A judge Tuesday dismissed embezzlement charges against Irwindale Mayor Mark Breceda, Councilman Manuel Garcia and former Councilwoman Rosemary Ramirez after the prosecution announced it was unable to proceed with the case.
“Due to a series of adverse rulings, the remaining charges could not be proven beyond a reasonable doubt,” Jane Robison with the Los Angeles County District Attorney’s Office said.
The dismissal came about a year after a judge threw out the bulk of the charges against Breceda, 55, and Ramirez, 54.
In February 2015, Los Angeles Superior Court Judge Michael Pastor agreed with the defense’s contention that the statute of limitations barred the prosecution from going forward with charges of misappropriation of public funds and conflict of interest against Breceda and Ramirez.
After the judge’s decision, Breceda — who had been charged in 15 counts — was left facing five counts of embezzlement by a public or private officer. Ramirez — who had been charged in six counts — was facing two counts of embezzlement by a public or private officer, along with a separate case charging her with dissuading a witness from testifying. That case was also dismissed at Tuesday’s hearing.
Irwindale City Councilman Manuel Garcia, 54, had been facing one count of embezzlement by a public or private officer. In October 2013, the prosecution had dismissed two other counts — misappropriation of public funds and conflict of interest — against Garcia based on a statute of limitations issue.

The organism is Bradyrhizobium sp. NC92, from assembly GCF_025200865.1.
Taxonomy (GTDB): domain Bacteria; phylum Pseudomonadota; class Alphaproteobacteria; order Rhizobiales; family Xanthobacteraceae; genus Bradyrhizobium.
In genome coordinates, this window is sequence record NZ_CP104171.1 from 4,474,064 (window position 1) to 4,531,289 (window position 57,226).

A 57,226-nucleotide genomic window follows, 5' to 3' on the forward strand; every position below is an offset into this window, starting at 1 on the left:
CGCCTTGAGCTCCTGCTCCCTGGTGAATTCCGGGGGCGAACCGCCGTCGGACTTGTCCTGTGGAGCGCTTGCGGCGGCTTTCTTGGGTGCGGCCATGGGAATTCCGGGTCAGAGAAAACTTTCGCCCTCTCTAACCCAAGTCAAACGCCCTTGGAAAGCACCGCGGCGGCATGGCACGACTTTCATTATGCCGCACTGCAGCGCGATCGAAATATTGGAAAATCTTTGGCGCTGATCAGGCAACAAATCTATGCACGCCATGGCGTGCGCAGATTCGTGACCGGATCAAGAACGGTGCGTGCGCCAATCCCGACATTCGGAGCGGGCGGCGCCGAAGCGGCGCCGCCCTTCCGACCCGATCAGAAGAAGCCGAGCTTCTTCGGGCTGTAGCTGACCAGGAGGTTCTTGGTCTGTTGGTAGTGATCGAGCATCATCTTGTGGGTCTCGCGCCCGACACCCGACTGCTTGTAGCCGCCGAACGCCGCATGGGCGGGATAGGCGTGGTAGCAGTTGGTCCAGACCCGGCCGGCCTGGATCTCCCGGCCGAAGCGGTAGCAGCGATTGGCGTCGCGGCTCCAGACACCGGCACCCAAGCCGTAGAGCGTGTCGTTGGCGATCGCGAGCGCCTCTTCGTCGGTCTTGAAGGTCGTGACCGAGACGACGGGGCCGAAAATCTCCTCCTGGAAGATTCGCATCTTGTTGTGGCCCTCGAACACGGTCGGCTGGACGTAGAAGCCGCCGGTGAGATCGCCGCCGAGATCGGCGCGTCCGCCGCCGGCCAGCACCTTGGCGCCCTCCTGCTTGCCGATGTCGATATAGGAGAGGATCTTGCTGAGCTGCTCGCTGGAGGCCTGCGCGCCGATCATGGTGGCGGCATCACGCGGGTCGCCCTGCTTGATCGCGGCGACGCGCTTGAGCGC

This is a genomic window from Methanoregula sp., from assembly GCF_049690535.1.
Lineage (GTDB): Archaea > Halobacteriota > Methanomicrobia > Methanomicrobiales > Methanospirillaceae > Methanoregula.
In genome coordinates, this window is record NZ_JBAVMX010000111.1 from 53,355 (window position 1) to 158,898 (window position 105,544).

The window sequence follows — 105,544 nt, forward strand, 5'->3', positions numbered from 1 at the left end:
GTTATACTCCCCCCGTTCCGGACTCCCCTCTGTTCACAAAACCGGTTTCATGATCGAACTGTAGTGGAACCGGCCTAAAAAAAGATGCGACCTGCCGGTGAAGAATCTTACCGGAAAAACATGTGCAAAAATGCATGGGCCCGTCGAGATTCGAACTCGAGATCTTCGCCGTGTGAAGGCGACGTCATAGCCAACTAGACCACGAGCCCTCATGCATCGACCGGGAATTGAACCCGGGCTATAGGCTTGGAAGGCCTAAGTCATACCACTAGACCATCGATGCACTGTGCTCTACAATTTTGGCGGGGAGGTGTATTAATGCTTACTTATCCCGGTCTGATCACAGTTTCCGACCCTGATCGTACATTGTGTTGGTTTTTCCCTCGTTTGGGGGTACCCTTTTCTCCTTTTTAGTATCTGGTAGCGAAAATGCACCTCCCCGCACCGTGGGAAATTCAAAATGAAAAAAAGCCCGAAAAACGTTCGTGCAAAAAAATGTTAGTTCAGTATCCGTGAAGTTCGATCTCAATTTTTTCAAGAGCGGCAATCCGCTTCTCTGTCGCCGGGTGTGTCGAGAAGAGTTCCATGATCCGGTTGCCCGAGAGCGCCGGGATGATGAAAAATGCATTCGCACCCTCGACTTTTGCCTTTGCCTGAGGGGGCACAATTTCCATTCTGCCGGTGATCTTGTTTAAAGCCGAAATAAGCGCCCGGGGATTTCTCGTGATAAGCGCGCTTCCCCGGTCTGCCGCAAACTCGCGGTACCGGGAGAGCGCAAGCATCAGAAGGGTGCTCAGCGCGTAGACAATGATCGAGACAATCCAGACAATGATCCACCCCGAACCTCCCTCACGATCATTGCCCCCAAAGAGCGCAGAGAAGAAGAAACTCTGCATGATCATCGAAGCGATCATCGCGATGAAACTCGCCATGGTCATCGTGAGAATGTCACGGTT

“I’m happy with the outcome. Obviously it’s an unusual step and an unusual outcome,” Breceda’s attorney, Anthony Falangetti, said after the hearing. “He’s relieved, he’s happy with the result. He’s thankful that the D.A.’s Office did the right thing.”
Former city finance director Abraham De Dios — who was indicted along with the three — pleaded no contest in April 2014 to one count of conflict of interest. He was immediately sentenced to three years probation, ordered to pay about $5,300 in restitution to the city and more than $4,000 in fines, and to perform 100 hours of community service for Habitat for Humanity, which he had already done.
A judge dismissed embezzlement charges against them in August 2013 in light of a state appellate court panel’s decision. Hours later, the prosecution refiled the case and added more counts.
In the April 2013 ruling, the three-justice panel from California’s 2nd District Court of Appeal found that the District Attorney’s Office withheld “exculpatory” evidence from the grand jury and that the defense was “substantially prejudiced by the failure of the prosecution to provide two significant documents” to the grand jury.
Defense attorneys had challenged the indictment, arguing that certain documents should have been provided to the grand jury.
“This evidence consists of two Irwindale documents, a 2002 resolution and a 2002 city manager memorandum, which appear to state a policy, or — at least — a practice that each Irwindale official is entitled to a daily $75 allotment while traveling on city business, even if that official’s meals were paid for by a third party,” Associate Justice Jeffrey W. Johnson wrote in the appellate court panel opinion.
The appellate justices noted in that 30-page ruling that two prosecutors who went before the grand jury in connection with the case were not aware of the documents, although the District Attorney’s Office was.
“The knowledge, or lack of knowledge, of the two deputies is of no moment,” the appellate panel found in the ruling vacating the embezzlement charges. “It is the duty of the office of the district attorney to gather all the information made available throughout the office and present that information to the grand jury. The grand jury, not the prosecutor, has the duty to sift through the evidence and weight it to come to a fully informed conclusion.”
In July 2013, the California Supreme Court refused to review the appellate court panel’s decision.
— City News Service